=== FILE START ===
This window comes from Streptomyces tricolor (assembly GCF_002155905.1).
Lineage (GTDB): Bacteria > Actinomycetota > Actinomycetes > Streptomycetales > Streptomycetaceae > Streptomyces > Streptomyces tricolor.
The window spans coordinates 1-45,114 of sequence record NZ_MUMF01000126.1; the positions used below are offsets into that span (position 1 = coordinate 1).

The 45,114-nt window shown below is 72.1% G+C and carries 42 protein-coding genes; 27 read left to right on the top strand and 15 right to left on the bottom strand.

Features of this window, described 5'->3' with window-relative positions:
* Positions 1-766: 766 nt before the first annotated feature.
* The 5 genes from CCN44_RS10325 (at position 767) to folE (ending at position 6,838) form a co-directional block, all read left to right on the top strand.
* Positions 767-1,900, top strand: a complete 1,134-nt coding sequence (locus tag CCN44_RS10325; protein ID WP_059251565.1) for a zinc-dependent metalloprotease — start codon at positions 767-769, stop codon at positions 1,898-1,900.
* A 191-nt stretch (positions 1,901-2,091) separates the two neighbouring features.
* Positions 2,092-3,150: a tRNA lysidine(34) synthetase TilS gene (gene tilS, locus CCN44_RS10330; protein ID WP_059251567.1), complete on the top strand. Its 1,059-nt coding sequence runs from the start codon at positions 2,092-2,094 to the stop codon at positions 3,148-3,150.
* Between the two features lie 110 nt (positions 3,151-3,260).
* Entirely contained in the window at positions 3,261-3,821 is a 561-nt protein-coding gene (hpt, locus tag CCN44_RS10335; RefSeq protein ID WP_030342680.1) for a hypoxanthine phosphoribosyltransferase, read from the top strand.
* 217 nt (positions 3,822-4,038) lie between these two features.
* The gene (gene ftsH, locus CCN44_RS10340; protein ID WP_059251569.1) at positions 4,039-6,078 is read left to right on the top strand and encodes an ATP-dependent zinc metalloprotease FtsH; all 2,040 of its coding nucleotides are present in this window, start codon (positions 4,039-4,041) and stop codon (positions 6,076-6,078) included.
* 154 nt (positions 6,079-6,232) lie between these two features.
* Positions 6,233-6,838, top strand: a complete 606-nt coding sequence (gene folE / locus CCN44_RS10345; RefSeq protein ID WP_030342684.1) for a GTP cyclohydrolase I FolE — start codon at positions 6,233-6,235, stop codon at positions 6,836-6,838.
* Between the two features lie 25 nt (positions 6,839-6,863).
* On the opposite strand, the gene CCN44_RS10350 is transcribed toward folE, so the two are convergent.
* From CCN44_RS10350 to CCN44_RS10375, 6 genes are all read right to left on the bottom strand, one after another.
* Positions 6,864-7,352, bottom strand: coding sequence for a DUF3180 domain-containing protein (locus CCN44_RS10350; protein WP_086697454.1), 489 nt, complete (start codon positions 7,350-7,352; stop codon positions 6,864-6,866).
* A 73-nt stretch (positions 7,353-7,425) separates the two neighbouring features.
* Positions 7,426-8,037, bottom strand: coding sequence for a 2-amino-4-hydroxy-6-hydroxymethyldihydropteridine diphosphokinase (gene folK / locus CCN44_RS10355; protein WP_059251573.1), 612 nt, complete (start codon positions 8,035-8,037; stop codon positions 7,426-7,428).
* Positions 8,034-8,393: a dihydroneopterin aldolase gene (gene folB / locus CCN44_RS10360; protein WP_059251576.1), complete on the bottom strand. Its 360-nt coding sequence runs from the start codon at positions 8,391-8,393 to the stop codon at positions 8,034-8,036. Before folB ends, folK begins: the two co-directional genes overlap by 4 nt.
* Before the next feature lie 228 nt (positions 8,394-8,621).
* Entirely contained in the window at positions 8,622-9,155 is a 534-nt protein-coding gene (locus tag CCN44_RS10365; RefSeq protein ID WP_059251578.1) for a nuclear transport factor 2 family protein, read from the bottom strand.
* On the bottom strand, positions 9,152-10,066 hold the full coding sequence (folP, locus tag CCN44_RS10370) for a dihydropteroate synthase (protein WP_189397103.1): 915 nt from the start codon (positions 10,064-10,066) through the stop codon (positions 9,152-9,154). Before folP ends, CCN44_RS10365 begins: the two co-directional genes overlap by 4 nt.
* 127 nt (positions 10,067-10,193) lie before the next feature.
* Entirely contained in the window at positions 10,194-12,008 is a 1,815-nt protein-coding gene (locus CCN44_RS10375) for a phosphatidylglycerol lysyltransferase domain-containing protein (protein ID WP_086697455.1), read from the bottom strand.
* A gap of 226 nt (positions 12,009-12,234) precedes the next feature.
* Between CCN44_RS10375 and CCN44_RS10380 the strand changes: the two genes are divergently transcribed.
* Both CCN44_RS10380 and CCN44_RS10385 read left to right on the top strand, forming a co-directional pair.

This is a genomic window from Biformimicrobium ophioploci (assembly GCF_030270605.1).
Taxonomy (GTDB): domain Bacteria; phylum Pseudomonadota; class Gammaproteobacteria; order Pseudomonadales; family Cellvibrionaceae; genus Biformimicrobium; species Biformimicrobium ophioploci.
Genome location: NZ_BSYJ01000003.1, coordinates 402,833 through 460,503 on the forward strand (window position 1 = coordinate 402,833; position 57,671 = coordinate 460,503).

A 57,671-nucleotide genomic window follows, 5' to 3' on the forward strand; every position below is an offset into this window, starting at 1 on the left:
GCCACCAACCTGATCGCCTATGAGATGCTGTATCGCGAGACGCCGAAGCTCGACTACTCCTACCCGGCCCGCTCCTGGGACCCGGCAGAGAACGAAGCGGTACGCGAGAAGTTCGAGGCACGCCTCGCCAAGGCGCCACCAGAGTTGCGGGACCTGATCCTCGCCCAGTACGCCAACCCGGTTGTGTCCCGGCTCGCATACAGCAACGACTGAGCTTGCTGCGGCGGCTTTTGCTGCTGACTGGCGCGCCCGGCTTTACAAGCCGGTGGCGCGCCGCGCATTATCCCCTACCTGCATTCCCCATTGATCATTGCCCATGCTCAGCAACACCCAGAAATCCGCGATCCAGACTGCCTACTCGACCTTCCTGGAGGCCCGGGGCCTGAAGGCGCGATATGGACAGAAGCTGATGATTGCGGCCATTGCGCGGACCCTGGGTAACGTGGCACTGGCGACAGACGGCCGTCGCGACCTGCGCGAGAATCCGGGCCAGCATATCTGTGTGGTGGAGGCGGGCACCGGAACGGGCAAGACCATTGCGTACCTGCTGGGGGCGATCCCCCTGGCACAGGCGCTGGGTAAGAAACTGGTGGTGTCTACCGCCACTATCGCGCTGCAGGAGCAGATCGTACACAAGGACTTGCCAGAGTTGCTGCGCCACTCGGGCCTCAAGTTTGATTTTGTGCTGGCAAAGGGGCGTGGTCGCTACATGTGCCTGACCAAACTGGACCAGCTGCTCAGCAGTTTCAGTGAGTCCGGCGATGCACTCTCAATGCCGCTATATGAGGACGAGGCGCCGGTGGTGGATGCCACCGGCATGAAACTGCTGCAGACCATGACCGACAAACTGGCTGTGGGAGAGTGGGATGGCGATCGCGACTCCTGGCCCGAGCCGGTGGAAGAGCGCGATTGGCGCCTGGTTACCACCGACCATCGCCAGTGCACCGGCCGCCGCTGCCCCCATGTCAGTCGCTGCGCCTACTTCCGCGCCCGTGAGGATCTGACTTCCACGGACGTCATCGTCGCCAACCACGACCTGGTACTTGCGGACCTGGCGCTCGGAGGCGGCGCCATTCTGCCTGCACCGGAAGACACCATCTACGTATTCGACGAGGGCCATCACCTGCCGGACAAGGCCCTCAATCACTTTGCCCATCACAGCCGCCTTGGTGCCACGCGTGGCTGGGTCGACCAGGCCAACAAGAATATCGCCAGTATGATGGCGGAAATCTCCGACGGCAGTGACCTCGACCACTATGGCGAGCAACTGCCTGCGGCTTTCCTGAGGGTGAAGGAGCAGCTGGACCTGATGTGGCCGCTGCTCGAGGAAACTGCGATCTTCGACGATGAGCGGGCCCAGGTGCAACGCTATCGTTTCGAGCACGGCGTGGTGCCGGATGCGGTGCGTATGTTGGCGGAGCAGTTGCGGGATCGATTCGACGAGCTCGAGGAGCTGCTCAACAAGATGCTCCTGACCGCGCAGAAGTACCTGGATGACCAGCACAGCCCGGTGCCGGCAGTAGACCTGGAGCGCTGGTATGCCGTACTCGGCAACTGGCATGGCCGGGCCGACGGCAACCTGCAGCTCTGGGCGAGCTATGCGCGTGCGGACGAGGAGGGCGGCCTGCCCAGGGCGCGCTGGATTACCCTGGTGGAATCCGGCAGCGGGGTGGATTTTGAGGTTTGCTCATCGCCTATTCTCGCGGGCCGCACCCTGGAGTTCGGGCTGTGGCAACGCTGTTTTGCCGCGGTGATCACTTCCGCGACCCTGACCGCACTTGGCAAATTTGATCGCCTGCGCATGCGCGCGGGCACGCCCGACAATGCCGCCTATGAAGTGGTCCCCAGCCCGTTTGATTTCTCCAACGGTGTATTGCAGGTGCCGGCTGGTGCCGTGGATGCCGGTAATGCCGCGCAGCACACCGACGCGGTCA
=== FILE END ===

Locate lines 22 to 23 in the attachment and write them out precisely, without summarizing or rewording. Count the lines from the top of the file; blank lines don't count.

* Positions 7,426-8,037, bottom strand: coding sequence for a 2-amino-4-hydroxy-6-hydroxymethyldihydropteridine diphosphokinase (gene folK / locus CCN44_RS10355; protein WP_059251573.1), 612 nt, complete (start codon positions 8,035-8,037; stop codon positions 7,426-7,428).
* Positions 8,034-8,393: a dihydroneopterin aldolase gene (gene folB / locus CCN44_RS10360; protein WP_059251576.1), complete on the bottom strand. Its 360-nt coding sequence runs from the start codon at positions 8,391-8,393 to the stop codon at positions 8,034-8,036. Before folB ends, folK begins: the two co-directional genes overlap by 4 nt.